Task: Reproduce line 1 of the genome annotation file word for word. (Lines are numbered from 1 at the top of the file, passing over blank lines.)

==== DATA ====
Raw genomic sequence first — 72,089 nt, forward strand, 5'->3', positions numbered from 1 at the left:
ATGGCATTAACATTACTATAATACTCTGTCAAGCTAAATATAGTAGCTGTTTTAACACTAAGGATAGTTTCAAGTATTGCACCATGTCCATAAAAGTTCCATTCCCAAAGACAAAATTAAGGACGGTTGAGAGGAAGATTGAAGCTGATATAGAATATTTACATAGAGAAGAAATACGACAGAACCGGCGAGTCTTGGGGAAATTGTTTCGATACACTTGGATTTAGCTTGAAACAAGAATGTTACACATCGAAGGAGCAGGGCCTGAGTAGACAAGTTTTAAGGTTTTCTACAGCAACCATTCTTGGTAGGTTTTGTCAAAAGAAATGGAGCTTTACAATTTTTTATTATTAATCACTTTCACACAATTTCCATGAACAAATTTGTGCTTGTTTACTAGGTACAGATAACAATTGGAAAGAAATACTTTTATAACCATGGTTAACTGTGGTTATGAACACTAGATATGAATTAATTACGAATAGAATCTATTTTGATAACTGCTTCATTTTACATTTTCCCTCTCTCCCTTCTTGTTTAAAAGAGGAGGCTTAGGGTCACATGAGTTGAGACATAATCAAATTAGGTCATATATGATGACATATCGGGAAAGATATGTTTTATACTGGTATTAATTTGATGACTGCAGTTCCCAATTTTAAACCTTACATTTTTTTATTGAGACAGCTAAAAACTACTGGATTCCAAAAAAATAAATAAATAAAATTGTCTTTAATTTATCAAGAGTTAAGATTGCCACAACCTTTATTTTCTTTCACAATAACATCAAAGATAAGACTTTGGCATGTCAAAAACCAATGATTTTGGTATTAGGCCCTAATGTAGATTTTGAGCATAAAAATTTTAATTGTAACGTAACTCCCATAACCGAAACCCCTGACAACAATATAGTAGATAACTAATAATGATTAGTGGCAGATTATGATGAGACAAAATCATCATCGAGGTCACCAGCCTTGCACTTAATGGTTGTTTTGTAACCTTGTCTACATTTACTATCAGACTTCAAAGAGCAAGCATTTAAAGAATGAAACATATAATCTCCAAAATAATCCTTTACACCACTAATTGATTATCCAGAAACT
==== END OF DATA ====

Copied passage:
Raw genomic sequence first — 72,089 nt, forward strand, 5'->3', positions numbered from 1 at the left: